I think it is important to look back on your session and review any issues you came across. The questions that I often ask myself include:

Did I identify some kanji/ vocabulary that I need to review?

Do I need to refer to another resource to clarify my understanding of a grammar point?

By doing this, I can make adjustments for my next session that will help me work more effectively.

How I track my Pomodoros

One of the best things about the Pomodoro technique is that the only tool you need is a timer. Having said that, there are a lot of apps out there that can help with tracking your Pomodoro sessions. Here are a couple of apps that I personally use:

Google Chrome Extension – Marinara: Pomodoro Assistant

I use Google Chrome as my browser, and there is a simple but extremely useful Chrome extension called Marinara that I use for blogging (as I normally need to be connected to the internet!)

Screenshot 2018-06-24 at 12.07.28
The icon on the far right shows a Pomodoro in progress

By clicking on the Marinara icon I can jump straight into a Pomodoro session. When each session is done, I get a popup to remind me to take a short or long break depending on how many Pomodoros I have completed.

Marinara has a countdown timer, which I find motivating when I feel my concentration slipping – knowing that I only have a couple of minutes to go helps to keep me going!

Screenshot 2018-06-24 at 12.06.36

You can adjust the length of the Pomodoros and how the extension alerts you to the end of a Pomodoro if you wish. Marinara also tracks your Pomodoro activity which is quite nice too.

Pomotodo App (iOS, Android, Mac, Windows)

When it comes to offline Japanese study sessions, I make use of Pomotodo. By creating an account, you can make to-do lists and track Pomodoros completed; these can then be synced to track your productivity across multiple platforms.

Pomotodo also has a few other useful features. For example, the mobile version allows you to block the use of certain apps whilst a Pomodoro is in progress. You can set daily, weekly or monthly goals and also see what times of the day or week you are most productive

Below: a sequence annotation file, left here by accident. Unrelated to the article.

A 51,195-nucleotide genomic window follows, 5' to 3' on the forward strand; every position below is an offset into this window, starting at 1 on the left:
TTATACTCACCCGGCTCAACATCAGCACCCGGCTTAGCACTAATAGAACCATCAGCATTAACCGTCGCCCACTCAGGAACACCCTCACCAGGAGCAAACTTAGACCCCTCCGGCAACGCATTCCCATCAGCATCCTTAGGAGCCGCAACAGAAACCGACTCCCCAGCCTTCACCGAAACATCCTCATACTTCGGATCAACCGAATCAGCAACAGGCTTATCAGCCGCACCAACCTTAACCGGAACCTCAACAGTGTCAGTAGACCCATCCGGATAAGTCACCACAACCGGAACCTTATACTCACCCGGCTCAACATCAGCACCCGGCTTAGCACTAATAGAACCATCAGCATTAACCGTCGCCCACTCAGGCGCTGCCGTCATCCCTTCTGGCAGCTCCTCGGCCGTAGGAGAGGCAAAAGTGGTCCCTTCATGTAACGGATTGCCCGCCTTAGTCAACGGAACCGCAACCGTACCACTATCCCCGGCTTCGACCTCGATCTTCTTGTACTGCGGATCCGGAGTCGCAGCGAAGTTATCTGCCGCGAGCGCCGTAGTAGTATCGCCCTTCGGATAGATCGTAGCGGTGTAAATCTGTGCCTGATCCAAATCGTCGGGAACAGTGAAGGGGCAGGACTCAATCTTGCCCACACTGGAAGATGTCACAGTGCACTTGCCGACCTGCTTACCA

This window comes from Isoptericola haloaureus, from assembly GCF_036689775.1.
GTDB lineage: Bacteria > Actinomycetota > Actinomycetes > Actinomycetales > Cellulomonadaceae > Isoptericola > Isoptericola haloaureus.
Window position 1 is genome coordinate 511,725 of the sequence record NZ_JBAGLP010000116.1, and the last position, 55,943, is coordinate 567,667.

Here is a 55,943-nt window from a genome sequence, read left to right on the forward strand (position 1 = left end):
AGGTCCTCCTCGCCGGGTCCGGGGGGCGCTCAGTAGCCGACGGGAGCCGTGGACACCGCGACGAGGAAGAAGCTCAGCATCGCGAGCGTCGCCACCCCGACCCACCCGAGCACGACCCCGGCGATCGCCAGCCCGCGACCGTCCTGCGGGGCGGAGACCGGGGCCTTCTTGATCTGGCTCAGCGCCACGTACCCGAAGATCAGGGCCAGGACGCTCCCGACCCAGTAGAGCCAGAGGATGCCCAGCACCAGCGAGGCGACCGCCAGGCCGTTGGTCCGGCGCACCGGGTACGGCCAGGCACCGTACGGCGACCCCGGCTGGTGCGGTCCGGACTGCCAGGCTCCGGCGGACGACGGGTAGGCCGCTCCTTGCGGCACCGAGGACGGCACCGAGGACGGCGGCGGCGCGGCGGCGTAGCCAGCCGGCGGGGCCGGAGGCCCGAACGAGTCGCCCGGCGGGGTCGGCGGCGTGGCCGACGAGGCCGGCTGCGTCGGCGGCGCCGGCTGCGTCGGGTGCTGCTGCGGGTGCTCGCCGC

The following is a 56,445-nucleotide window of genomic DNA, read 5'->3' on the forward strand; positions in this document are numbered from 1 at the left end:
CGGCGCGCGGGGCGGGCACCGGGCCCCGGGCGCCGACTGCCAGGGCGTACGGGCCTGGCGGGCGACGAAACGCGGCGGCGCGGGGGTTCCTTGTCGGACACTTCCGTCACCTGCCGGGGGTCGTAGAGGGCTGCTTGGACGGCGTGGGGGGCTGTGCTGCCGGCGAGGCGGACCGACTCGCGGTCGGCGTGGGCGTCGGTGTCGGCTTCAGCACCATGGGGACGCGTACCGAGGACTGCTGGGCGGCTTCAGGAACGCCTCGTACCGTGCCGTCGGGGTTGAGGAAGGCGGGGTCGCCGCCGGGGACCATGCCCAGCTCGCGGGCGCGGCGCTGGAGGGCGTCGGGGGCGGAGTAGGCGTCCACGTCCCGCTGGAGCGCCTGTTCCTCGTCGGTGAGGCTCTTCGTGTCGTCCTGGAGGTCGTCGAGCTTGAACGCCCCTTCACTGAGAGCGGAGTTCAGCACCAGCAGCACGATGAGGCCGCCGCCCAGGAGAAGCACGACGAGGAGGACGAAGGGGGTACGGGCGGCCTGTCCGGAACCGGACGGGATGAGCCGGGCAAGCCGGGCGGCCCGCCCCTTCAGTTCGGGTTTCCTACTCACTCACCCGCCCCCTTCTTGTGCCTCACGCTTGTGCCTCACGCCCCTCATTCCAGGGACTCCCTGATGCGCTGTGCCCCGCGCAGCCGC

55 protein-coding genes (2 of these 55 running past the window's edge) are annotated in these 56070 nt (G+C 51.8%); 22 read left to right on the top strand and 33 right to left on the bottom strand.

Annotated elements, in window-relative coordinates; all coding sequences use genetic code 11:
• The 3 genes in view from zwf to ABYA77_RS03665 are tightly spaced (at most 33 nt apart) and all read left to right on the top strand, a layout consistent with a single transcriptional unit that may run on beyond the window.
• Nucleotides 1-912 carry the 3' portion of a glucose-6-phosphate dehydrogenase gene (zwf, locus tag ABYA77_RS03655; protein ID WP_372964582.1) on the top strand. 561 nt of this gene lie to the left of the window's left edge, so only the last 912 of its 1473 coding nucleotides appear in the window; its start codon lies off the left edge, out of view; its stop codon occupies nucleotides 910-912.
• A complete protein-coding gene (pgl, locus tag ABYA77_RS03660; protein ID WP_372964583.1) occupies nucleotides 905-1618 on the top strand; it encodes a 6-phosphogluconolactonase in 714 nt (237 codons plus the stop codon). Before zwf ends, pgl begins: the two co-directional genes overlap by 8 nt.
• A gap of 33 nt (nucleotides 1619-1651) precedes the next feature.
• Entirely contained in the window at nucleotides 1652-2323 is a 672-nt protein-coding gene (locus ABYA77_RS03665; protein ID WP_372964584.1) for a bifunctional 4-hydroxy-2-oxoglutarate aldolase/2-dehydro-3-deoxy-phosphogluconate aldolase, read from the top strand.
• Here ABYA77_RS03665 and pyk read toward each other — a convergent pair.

Pomotodo is very user-friendly and I love the clean, simple design. The app is free but has a Pro version costing $3.90 per month – I don’t think that the Pro version adds enough value to be worth purchasing it though.

Using the Pomodoro technique has confirmed to me that the most important thing is not the length of time spent on a task, but rather how you use the time spent. Defining what goals you have and how you are going to achieve them is also key to using your time effectively. I only wish I had come across this technique before I last took the JLPT!

Do you have any time management hacks (for language learning or otherwise)? Let me know in the comments!

0 thoughts on “Studying languages more effectively with the Pomodoro technique”

  1. choronghi.WORDPRESS.COM

    do you also work on intonation when you practice pronunciation?? I recently pledged 10$ to dogen to watch his pitch accent videos and I’m glad I did.

    1. Yes, although unfortunately I have only started working on this fairly recently. I will definitely be buying Dogen’s videos at some point, his free videos on the topic are really good!

      1. choronghi.WORDPRESS.COM

        I’ve also recently worked on pitch accent. however from watching dogen’s videos I definitely am not aiming for native-like japanese pronunciation (I think you’ll know what I mean by this if you end up watching his 40-something vids on pitch accent and phonetics aka how to sound like a japnese native). My pitch accent has improved from watching his videos and can improve more with practice and I’ve found more stuff to be aware while listening/watching to Japanese. i also found this video helpful

        she speaks korean mainly but it’s obvious from the pictures what she means!

    1. Thanks for the video! I think I’ve been studying Japanese too long to get rid of all my bad pronunciation habits (without significant effort anyway), but I definitely want to sound as natural as possible

  2. I use the Pomodoro technique too, and I love it! The only thing for me is that 5 minutes of break is a bit too short, so I usually opt for a 35 minutes study/work/whatever followed by a 10 minutes break. It has worked pretty well so far =)

    1. Hi Julia, I am the same – sometimes I get really absorbed in what I am doing and so I extend my work time to 30 or 35 minutes, which also has the benefit of a longer break 🙂

    1. I know exactly what you mean. I had been aware of the Pomodoro technique for a while but actually installing an app forces you to be accountable!